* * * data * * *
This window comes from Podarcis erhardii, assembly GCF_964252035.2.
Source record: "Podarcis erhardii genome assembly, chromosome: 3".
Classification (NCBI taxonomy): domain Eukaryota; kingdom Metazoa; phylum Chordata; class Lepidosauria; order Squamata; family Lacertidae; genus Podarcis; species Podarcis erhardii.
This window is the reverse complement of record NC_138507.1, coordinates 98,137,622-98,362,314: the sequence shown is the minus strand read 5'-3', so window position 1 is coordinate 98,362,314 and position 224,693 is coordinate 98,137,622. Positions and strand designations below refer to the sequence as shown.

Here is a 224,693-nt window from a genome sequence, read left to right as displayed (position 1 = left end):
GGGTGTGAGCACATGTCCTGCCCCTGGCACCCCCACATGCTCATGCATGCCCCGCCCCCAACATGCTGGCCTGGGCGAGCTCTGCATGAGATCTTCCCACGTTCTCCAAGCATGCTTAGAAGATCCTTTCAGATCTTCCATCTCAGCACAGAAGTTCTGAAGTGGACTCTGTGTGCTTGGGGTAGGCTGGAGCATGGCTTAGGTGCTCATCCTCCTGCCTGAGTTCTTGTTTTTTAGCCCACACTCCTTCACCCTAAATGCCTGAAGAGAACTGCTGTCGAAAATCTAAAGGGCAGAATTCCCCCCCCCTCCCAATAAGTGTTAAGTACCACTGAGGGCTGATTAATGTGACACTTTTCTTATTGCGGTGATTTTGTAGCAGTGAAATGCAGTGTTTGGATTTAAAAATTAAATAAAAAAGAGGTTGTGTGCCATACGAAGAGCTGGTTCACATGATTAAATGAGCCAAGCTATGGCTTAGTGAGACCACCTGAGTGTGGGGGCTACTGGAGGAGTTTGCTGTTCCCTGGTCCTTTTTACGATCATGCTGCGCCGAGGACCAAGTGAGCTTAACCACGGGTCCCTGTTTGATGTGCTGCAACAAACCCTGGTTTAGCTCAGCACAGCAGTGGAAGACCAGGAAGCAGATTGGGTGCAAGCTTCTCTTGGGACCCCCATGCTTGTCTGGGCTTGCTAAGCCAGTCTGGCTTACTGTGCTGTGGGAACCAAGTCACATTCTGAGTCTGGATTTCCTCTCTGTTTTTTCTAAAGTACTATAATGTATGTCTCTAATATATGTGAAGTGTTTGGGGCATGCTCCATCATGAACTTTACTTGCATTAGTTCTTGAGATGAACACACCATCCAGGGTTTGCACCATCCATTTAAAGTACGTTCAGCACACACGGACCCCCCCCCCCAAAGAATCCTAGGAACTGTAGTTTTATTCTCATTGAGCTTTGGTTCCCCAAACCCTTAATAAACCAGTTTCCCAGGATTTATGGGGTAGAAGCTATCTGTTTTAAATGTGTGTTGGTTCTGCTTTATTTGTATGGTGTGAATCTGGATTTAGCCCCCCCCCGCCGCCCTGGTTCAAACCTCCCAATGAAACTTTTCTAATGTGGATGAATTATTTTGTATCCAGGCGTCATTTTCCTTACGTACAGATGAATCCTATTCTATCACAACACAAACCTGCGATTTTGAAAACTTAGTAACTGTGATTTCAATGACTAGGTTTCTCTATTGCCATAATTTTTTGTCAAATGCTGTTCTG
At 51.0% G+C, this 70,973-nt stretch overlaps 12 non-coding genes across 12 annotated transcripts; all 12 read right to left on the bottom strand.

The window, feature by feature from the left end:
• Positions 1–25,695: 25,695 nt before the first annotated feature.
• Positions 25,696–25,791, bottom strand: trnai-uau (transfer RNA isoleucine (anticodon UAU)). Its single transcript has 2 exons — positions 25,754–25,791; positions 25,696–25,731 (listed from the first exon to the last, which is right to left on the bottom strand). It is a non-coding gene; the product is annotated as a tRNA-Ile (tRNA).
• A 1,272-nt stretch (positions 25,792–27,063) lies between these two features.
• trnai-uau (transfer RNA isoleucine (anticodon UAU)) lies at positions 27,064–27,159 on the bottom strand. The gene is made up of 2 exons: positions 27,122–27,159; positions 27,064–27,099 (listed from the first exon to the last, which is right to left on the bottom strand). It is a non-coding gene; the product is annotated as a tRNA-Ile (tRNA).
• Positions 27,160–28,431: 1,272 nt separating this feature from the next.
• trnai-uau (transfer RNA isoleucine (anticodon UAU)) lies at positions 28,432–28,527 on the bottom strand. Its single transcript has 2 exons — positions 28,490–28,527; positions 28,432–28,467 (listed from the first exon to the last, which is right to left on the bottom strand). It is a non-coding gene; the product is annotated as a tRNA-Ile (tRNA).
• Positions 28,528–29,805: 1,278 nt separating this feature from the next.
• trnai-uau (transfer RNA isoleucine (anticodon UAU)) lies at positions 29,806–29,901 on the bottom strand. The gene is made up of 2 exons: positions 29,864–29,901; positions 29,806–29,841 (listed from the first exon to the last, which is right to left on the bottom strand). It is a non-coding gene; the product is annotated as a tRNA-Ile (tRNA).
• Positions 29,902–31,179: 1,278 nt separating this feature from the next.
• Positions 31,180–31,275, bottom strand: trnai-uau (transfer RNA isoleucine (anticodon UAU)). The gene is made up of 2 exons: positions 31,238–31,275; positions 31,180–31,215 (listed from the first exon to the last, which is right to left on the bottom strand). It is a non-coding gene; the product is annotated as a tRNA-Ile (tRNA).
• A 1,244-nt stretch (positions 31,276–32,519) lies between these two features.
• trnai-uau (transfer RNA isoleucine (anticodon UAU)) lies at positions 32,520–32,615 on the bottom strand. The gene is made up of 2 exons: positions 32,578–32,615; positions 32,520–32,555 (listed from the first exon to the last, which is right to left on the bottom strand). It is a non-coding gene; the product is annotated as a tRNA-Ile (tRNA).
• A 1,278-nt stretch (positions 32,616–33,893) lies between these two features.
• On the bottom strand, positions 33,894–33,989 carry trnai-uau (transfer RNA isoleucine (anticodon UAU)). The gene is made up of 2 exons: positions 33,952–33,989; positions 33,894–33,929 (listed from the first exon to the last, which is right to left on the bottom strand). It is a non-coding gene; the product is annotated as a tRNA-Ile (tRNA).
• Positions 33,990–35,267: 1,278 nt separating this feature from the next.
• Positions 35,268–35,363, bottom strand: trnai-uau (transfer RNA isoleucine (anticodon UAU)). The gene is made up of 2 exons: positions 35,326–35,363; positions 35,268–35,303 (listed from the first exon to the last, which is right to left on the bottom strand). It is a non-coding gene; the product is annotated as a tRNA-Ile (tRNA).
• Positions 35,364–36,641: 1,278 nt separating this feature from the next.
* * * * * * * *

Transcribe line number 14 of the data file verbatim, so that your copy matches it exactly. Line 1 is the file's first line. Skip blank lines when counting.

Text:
• trnai-uau (transfer RNA isoleucine (anticodon UAU)) lies at positions 28,432–28,527 on the bottom strand. Its single transcript has 2 exons — positions 28,490–28,527; positions 28,432–28,467 (listed from the first exon to the last, which is right to left on the bottom strand). It is a non-coding gene; the product is annotated as a tRNA-Ile (tRNA).